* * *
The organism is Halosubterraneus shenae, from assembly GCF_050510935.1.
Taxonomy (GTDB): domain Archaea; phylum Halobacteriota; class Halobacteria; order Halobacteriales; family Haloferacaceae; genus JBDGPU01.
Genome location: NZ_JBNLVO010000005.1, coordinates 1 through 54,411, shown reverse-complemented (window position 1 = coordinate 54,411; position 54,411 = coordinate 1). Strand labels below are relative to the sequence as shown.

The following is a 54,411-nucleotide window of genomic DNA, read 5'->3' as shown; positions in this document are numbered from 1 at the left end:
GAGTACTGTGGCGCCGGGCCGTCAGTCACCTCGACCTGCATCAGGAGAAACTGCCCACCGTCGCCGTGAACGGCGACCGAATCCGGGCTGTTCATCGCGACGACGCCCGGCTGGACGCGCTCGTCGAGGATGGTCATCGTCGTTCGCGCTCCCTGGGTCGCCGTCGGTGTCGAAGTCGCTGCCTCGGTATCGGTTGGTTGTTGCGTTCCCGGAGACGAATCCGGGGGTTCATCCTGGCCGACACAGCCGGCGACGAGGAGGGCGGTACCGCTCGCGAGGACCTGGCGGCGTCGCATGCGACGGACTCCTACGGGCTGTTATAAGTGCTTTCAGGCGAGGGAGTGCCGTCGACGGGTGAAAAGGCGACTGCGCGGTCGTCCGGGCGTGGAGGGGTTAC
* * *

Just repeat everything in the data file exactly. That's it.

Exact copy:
The organism is Halosubterraneus shenae, from assembly GCF_050510935.1.
Taxonomy (GTDB): domain Archaea; phylum Halobacteriota; class Halobacteria; order Halobacteriales; family Haloferacaceae; genus JBDGPU01.
Genome location: NZ_JBNLVO010000005.1, coordinates 1 through 54,411, shown reverse-complemented (window position 1 = coordinate 54,411; position 54,411 = coordinate 1). Strand labels below are relative to the sequence as shown.

The following is a 54,411-nucleotide window of genomic DNA, read 5'->3' as shown; positions in this document are numbered from 1 at the left end:
GAGTACTGTGGCGCCGGGCCGTCAGTCACCTCGACCTGCATCAGGAGAAACTGCCCACCGTCGCCGTGAACGGCGACCGAATCCGGGCTGTTCATCGCGACGACGCCCGGCTGGACGCGCTCGTCGAGGATGGTCATCGTCGTTCGCGCTCCCTGGGTCGCCGTCGGTGTCGAAGTCGCTGCCTCGGTATCGGTTGGTTGTTGCGTTCCCGGAGACGAATCCGGGGGTTCATCCTGGCCGACACAGCCGGCGACGAGGAGGGCGGTACCGCTCGCGAGGACCTGGCGGCGTCGCATGCGACGGACTCCTACGGGCTGTTATAAGTGCTTTCAGGCGAGGGAGTGCCGTCGACGGGTGAAAAGGCGACTGCGCGGTCGTCCGGGCGTGGAGGGGTTAC